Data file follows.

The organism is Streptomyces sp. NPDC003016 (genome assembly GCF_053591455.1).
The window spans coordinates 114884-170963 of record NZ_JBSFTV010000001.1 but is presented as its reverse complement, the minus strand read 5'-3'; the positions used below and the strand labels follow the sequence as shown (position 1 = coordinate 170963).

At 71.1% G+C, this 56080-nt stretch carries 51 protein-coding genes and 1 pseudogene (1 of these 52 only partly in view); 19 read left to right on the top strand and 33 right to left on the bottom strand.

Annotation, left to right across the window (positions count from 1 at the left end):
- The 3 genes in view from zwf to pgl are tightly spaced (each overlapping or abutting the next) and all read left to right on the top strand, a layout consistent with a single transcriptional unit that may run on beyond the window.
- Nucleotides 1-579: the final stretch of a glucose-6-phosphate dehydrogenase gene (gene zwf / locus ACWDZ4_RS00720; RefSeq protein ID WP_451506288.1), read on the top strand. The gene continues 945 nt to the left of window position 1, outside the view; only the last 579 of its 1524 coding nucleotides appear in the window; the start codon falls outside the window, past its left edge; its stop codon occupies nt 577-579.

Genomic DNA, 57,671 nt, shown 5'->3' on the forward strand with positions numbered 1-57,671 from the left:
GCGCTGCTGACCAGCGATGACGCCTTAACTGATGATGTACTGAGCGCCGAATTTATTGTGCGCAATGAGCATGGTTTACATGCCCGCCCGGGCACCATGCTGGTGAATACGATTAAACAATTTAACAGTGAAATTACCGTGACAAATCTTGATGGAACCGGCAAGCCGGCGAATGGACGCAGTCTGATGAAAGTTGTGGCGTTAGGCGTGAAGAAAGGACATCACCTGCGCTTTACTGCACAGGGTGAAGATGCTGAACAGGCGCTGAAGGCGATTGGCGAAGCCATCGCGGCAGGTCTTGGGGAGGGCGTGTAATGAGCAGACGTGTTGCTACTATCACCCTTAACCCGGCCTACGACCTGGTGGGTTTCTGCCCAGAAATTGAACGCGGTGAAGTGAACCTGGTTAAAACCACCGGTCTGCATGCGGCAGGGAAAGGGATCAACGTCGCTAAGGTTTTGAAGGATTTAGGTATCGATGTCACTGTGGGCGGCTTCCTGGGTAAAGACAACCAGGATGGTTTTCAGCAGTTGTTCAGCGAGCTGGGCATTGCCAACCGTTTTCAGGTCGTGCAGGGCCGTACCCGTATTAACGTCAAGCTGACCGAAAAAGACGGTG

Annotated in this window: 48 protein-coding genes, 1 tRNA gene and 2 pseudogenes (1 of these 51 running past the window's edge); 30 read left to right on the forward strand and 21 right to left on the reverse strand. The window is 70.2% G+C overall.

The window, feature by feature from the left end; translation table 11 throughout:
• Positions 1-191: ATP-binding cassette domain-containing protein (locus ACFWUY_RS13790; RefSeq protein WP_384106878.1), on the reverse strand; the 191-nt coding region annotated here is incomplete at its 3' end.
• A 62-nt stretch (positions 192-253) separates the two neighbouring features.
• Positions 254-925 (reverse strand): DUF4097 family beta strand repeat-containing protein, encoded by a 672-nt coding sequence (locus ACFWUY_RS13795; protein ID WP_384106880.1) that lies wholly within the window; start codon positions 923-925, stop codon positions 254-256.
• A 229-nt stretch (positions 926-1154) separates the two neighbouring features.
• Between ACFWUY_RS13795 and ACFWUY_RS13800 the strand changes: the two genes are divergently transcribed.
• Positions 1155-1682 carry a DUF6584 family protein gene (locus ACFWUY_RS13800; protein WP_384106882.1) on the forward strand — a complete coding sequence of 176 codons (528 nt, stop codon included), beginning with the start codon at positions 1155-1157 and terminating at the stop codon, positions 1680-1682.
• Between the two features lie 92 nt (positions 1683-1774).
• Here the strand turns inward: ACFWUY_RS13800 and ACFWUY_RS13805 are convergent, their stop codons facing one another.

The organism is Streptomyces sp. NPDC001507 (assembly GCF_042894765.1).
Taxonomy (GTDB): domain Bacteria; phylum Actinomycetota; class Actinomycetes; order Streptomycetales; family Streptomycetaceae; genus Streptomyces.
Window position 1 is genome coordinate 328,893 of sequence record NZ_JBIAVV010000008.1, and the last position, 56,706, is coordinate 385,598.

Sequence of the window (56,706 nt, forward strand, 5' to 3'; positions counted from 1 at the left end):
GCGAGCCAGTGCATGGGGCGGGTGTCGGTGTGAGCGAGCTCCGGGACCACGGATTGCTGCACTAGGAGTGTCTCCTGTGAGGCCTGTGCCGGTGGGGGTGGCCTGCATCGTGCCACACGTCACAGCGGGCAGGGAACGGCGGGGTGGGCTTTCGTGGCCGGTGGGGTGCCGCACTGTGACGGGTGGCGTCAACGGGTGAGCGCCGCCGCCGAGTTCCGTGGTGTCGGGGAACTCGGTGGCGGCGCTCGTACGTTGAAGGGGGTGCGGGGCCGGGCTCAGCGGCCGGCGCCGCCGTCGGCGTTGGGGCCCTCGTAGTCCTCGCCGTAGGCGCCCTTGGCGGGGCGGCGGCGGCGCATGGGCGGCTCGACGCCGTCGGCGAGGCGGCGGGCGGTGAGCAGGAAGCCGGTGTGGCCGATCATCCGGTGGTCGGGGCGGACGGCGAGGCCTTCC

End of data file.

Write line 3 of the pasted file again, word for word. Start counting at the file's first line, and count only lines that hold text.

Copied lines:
At 71.1% G+C, this 56080-nt stretch carries 51 protein-coding genes and 1 pseudogene (1 of these 52 only partly in view); 19 read left to right on the top strand and 33 right to left on the bottom strand.